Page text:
My Ideal Vacation or My Review of Subnautica

My idea of camping is staying at a hotel where the HD TVs don’t have USB ports, so you may be surprised to learn that I find solace in games that throw you into the wilderness where all odds are against you. Even better, are when these games have a solid progression where you gradually go from starving in your underoos to becoming the lord of the domain that once tried to swallow you whole.

This is a great trope in games and can be found in a lot of unexpected places, like Minecraft, Breath of the Wild, and Fallout 4, but these games are massive and deep, and survival is only a small part. Subnautica is a simple game about survival, with a story wrapped around it. Taking place centuries in the future, you start out on a starship as it crashes and explodes above an alien ocean world. Crashing down in your lifepod, your only task is to survive the alien ocean until you can escape.

Subnautica Plot

Fortunately, because it’s the future, you have a few devices that make your job relatively easy. It takes some scrounging around the reefs for the materials it takes to build the tools you need to survive, but before long you’ll be laser-grilling alien fish, zipping around on a seaglide, and turning coral and salt into bottled water.

The crafting interface is simple; you have a crafting station in your pod that lets you choose what you want to make. If you have the required materials in your inventory, it will laser them into existence. You can discover more crafting recipes by scanning rubble from the crashed ship that is strewn all over the ocean floor.

Before long, you start to learn that all of the other survivors of the crash perished pretty early on. Your only interaction with them are hearing their final radio broadcasts or retrieving audio logs from their dropped PDAs. As you progress and find their wreckages and discover new blueprints to construct, the game starts to build a narrative that you slowly uncover.

Going Deeper in Subnautica

The game is creepy, especially as you start to travel deeper into unknown depths. The stakes seem very high, and it’s difficult to get a feel for just how much danger you are in at any given time. Large, carnivorous fish are lurking everywhere, making weird noises, and you are just a flailing exotic delicacy invading their territory. As you start to uncover more about the planet and it’s past, you’ll discover larger and more aggressive sea monsters.

Fortunately, you also get to build some slick equipment. Using a gun that shoots building parts, you can easily build an undersea base that you can store all the weird stuff you find under the waves.

Subnautica Sea Base

The base-building mechanic is quite enjoyable and simple. If you have the right materials in your inventory, you can throw together a quick base in under a minute. Rooms and corridors snap together and other objects are placed wherever you fire them off. After a while of barely surviving, you can start to build luxuries and more advanced devices to help make your vacation more comfortable.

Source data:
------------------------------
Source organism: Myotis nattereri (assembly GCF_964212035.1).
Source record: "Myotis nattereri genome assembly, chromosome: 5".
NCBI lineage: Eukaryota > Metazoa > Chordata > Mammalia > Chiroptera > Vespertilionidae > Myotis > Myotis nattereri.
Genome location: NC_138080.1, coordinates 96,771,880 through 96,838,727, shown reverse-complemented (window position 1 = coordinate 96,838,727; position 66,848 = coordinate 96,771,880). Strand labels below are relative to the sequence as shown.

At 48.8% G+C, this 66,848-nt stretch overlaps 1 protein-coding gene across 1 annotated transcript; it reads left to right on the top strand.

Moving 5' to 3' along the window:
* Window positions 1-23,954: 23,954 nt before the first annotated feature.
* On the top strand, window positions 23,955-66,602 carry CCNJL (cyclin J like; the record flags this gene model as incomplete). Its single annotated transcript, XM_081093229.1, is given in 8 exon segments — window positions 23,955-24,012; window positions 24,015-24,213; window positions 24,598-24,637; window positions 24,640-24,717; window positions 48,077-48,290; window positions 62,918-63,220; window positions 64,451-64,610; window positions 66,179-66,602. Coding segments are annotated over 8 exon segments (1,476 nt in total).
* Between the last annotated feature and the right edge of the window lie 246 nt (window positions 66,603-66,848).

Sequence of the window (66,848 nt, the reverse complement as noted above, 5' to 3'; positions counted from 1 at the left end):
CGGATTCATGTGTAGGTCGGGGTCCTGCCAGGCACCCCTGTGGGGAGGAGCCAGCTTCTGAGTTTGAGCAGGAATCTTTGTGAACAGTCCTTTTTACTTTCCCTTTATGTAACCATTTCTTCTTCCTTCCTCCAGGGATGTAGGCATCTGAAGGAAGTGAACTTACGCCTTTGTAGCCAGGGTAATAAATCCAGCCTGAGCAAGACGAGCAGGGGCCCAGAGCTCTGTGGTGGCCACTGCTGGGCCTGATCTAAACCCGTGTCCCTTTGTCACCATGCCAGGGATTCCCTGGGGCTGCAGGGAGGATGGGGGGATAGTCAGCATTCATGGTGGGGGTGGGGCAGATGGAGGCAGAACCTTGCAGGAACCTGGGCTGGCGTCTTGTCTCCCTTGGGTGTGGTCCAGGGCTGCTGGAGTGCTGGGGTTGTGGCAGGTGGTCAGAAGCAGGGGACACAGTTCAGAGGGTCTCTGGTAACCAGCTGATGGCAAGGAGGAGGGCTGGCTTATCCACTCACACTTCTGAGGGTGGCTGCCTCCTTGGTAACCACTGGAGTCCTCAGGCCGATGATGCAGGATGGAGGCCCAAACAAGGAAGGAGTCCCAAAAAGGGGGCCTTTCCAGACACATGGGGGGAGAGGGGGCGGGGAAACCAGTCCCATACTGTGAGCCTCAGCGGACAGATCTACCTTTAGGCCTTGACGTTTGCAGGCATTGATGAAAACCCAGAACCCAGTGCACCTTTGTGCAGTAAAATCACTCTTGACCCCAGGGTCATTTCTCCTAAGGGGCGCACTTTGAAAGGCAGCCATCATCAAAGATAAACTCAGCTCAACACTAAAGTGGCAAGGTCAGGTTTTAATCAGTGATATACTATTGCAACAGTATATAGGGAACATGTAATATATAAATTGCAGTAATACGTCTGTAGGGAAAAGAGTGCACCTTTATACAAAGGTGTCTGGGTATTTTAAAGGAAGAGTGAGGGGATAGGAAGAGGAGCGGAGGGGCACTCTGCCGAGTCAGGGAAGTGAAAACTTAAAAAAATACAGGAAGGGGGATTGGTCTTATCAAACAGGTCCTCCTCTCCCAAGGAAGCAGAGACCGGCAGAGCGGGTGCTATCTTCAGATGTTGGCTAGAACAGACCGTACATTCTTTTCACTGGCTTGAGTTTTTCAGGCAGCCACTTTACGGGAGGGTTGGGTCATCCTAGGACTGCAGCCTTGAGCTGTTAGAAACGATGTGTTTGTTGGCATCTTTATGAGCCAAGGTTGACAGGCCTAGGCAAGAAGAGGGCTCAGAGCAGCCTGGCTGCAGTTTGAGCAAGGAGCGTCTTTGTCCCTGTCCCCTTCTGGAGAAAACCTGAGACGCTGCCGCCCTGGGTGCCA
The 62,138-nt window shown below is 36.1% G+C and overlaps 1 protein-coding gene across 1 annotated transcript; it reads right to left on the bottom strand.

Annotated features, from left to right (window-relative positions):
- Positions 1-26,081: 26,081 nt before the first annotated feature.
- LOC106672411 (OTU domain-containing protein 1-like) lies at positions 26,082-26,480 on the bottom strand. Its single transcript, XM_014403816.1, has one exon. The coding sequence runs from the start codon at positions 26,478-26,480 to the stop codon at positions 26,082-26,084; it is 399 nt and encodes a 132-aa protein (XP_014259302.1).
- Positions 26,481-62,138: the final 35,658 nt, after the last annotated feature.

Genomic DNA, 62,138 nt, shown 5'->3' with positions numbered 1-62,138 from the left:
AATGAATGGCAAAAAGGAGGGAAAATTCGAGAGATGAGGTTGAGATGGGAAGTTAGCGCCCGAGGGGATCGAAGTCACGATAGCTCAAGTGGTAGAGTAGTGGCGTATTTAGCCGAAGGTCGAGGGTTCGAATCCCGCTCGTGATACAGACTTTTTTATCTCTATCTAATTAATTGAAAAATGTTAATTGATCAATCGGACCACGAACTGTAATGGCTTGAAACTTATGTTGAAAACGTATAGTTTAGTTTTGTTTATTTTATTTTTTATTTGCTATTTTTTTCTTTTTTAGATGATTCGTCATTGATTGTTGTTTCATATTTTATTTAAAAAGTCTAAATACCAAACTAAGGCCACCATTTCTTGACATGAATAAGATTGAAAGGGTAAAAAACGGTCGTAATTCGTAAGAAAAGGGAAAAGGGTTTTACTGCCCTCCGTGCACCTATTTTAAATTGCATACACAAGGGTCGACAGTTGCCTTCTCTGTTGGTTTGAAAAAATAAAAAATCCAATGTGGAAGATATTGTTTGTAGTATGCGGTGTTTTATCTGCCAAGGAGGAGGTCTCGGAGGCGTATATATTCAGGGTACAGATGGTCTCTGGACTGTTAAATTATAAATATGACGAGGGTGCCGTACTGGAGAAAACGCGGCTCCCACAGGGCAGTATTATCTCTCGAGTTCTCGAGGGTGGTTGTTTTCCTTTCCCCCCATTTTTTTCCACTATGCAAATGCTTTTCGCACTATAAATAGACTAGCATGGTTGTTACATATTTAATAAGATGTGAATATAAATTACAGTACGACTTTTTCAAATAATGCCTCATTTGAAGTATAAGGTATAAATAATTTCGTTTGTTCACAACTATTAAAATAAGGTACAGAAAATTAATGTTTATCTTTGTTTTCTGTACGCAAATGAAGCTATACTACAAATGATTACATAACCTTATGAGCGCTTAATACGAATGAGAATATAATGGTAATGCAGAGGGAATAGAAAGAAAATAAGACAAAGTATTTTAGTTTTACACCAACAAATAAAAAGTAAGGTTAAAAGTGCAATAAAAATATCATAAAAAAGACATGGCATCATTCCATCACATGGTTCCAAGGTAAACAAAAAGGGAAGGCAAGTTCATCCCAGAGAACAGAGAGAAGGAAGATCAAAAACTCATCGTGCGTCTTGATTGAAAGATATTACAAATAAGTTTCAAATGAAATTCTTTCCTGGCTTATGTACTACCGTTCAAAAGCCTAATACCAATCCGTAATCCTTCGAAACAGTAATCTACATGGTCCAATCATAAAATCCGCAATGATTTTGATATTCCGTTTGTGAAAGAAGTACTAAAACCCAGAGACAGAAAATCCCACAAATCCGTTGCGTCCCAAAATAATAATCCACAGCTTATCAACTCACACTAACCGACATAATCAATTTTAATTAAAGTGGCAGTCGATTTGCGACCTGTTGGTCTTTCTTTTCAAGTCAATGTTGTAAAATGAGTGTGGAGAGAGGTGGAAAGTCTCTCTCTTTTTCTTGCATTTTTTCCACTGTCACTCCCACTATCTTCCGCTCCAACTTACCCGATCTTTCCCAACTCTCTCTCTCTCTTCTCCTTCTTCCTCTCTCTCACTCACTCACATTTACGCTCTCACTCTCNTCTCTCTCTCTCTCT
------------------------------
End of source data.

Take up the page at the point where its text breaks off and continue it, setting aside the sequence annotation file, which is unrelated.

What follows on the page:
You can also build several vehicles, including a small, speedy sub, a mech suit to stomp around in, and a massive submarine that acts as a mobile base. I named my big sub The Homewrecker, while my smaller sub is Hustler and my mech was named Playboy. You can’t take me anywhere, but at least I was alone on this trip.

Subnautica is a game that lets you make your own story and situations. Despite the high stakes and eerie environment of some of the deeper, darker areas, Subnautica was a fulfilling, relaxing journey. There is minimal combat – you get a knife, but it’s almost worthless on anything bigger than your head. You get a few guns, but they either push/pull things or shoot building parts as mentioned above. Even equipping your submarine with torpedoes seems futile against the massive creatures I fired them at. This isn’t a complaint – I didn’t want combat to get me out of situations, instead I’d rather learn to avoid taking on sea monsters. There were many times where I was running out of air, starving, and dehydrated in a deep undersea cave, cowering from weird sounds and panicking because I wasn’t sure if I’d make it to my vehicle in time.

Subnautica is Beautiful

The game is beautiful, and the music and audio really set the mood, from the creaking of your undersea base to the howls and chirping of alien fish. Fantastic lighting and scenery really sets the mood, and if I ever get a VR headset, this will be the first game I spin back up to try.

I made it through the entire storyline (it takes a lot of exploring), and I was able to depart from the planet, but I’m sure I’ll be coming back to take a second dip someday.




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